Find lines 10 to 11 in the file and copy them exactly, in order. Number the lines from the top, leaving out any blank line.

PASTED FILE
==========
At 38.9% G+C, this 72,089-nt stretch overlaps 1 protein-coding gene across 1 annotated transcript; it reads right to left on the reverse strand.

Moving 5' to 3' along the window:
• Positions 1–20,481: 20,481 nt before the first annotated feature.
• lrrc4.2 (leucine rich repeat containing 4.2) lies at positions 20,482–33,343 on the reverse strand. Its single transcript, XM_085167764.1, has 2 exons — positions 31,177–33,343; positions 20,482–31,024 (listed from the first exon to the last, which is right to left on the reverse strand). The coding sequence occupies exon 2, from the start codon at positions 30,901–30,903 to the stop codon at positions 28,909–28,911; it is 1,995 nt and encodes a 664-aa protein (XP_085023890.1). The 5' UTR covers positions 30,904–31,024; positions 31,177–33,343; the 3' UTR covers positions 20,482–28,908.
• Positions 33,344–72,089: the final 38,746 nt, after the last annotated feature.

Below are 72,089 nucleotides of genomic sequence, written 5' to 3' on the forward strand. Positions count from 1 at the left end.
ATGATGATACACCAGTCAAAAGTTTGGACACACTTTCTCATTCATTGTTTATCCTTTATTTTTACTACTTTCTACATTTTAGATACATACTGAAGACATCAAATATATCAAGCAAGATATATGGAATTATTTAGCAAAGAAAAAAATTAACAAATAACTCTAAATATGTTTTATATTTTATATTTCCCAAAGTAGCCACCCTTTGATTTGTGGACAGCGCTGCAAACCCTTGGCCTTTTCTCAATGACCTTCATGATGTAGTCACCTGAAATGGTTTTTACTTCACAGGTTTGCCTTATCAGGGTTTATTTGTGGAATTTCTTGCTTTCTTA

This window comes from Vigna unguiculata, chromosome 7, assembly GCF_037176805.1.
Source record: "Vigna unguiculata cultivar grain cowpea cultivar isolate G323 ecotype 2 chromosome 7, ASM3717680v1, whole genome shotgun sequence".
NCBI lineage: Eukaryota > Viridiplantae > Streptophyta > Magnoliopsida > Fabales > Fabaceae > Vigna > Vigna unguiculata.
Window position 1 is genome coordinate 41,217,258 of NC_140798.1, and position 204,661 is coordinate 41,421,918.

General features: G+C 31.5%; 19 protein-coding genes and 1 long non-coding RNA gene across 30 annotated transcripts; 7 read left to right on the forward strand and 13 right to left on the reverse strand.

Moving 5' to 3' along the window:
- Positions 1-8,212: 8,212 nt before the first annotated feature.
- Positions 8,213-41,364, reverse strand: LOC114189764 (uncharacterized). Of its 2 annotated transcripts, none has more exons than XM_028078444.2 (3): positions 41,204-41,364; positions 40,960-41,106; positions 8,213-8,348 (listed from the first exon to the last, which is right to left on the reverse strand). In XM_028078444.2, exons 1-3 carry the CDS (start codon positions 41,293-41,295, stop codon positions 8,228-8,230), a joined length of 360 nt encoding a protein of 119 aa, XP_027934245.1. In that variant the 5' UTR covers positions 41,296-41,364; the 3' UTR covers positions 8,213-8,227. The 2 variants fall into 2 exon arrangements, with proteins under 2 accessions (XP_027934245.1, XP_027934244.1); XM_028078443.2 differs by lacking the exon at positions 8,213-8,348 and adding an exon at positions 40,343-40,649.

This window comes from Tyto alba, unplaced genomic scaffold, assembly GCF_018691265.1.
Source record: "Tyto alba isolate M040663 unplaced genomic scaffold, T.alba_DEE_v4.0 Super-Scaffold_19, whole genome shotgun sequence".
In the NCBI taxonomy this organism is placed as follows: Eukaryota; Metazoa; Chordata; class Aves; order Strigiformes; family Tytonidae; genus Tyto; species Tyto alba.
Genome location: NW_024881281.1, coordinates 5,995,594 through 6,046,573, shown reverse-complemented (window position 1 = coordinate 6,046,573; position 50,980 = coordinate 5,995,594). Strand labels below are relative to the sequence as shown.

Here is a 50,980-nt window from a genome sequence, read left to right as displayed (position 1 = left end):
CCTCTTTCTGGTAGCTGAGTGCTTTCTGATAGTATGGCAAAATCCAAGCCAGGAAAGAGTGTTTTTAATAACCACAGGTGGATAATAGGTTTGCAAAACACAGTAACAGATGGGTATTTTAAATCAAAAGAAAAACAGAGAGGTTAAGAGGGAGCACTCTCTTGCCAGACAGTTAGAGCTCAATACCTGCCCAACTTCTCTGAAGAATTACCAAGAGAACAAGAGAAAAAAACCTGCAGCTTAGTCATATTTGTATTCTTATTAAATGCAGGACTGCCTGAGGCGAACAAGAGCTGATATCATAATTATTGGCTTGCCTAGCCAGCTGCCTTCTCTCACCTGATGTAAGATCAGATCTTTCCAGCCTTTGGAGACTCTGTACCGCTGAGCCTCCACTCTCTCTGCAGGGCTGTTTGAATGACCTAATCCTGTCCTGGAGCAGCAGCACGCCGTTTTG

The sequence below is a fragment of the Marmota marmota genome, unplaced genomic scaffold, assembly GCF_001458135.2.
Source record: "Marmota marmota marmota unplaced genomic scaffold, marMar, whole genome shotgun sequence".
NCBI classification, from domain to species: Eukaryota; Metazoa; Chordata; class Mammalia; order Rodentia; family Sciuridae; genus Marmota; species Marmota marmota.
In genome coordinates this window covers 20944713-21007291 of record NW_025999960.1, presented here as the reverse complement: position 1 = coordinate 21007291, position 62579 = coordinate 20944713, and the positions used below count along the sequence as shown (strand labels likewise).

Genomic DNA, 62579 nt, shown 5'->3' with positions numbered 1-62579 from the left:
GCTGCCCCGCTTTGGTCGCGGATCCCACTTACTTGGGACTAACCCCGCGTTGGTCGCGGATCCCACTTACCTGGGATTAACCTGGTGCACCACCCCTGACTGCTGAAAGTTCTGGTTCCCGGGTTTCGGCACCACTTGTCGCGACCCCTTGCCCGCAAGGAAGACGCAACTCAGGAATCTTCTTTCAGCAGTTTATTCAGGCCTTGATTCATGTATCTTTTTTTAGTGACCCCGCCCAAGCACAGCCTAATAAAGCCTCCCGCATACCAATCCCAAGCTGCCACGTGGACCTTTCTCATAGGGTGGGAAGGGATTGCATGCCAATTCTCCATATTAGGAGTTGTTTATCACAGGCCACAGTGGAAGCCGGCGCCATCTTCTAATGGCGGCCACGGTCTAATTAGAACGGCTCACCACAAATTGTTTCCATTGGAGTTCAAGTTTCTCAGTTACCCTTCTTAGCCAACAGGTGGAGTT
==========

NCBI lineage: Eukaryota > Viridiplantae > Streptophyta > Magnoliopsida > Fabales > Fabaceae > Vigna > Vigna unguiculata.
Window position 1 is genome coordinate 41,217,258 of NC_140798.1, and position 204,661 is coordinate 41,421,918.